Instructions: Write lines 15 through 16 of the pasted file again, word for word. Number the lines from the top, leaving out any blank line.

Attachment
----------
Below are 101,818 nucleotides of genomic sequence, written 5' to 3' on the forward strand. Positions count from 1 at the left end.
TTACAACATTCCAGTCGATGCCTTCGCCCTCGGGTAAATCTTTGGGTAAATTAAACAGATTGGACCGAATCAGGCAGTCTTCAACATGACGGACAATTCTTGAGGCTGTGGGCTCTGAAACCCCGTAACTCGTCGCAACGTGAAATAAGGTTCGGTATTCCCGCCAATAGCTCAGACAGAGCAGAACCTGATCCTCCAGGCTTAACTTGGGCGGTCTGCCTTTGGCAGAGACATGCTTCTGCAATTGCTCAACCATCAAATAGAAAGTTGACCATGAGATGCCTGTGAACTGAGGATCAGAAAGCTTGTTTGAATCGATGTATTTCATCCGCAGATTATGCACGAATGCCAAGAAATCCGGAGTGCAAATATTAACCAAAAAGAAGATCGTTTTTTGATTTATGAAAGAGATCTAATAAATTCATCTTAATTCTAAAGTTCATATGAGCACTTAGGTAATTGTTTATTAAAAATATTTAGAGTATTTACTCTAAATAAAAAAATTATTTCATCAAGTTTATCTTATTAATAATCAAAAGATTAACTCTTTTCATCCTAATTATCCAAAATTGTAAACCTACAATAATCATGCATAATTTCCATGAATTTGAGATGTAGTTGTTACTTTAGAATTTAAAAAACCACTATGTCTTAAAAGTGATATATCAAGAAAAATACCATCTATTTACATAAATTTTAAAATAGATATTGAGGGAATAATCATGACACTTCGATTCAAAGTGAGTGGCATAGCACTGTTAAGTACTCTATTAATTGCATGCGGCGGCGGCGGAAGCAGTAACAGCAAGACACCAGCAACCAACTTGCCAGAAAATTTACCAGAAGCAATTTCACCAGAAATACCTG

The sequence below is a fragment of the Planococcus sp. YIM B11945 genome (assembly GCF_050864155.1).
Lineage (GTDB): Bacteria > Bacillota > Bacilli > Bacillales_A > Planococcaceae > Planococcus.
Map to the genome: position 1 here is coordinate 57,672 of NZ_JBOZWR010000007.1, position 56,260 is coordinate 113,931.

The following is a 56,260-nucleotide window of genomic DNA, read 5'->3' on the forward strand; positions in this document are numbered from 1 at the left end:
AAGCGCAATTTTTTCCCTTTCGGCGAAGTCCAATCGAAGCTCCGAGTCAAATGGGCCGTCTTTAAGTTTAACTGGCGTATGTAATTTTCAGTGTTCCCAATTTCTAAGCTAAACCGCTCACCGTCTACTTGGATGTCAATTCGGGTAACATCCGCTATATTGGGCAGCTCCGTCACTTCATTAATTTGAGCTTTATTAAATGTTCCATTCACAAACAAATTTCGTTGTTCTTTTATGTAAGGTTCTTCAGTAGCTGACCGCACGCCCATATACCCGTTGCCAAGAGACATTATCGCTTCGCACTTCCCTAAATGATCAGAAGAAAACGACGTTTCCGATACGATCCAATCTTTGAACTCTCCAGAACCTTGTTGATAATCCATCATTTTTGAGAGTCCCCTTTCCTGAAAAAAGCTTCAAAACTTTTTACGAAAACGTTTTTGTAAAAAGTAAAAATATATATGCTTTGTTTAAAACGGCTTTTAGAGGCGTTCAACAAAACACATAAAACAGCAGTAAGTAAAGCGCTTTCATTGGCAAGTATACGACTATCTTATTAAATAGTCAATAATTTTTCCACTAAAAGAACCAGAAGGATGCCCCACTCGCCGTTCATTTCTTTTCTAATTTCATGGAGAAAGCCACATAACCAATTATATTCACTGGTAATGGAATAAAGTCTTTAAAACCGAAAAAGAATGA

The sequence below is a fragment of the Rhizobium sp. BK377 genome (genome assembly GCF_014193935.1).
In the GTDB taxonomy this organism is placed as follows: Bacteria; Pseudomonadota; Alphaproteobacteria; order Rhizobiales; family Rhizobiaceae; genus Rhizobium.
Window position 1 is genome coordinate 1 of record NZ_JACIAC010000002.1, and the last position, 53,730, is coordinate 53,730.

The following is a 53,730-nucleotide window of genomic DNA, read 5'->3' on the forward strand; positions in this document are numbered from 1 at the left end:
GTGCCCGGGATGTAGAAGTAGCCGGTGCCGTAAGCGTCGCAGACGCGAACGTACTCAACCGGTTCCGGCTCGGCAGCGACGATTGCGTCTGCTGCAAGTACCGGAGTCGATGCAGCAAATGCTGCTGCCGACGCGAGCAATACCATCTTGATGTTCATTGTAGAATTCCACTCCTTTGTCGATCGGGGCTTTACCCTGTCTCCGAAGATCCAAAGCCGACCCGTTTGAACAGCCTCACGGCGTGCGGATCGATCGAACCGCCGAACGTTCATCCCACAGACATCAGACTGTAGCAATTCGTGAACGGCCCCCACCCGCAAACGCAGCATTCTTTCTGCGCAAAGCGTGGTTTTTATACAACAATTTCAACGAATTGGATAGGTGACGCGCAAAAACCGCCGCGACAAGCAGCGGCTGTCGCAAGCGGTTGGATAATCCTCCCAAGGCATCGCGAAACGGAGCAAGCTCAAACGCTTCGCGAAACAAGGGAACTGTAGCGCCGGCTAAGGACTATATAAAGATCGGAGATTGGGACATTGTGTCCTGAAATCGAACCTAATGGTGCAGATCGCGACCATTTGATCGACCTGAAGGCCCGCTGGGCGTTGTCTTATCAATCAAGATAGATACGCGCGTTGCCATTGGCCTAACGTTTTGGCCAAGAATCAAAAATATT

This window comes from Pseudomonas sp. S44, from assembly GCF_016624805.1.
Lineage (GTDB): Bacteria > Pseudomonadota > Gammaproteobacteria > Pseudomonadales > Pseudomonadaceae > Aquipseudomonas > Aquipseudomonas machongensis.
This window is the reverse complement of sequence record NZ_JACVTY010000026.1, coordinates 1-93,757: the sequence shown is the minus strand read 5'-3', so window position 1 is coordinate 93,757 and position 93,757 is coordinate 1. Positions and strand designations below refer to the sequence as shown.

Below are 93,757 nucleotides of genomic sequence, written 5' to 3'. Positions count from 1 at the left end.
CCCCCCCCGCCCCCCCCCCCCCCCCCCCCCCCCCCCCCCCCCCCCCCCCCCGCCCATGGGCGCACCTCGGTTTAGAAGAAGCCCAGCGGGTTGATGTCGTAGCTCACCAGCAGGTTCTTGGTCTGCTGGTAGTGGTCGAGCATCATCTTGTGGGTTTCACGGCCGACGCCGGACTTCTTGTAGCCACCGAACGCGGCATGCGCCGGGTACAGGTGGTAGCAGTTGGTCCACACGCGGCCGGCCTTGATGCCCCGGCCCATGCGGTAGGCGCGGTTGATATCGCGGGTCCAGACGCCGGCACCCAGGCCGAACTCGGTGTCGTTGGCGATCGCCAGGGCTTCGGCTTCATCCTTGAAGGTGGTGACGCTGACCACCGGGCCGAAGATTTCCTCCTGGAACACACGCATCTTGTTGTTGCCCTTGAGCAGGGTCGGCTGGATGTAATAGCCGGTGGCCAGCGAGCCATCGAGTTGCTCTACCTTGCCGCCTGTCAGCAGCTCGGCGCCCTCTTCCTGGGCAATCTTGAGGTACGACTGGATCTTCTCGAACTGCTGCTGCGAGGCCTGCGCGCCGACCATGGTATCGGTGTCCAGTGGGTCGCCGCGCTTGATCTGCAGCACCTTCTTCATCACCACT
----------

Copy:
This window is the reverse complement of sequence record NZ_JACVTY010000026.1, coordinates 1-93,757: the sequence shown is the minus strand read 5'-3', so window position 1 is coordinate 93,757 and position 93,757 is coordinate 1. Positions and strand designations below refer to the sequence as shown.

Below are 93,757 nucleotides of genomic sequence, written 5' to 3'. Positions count from 1 at the left end.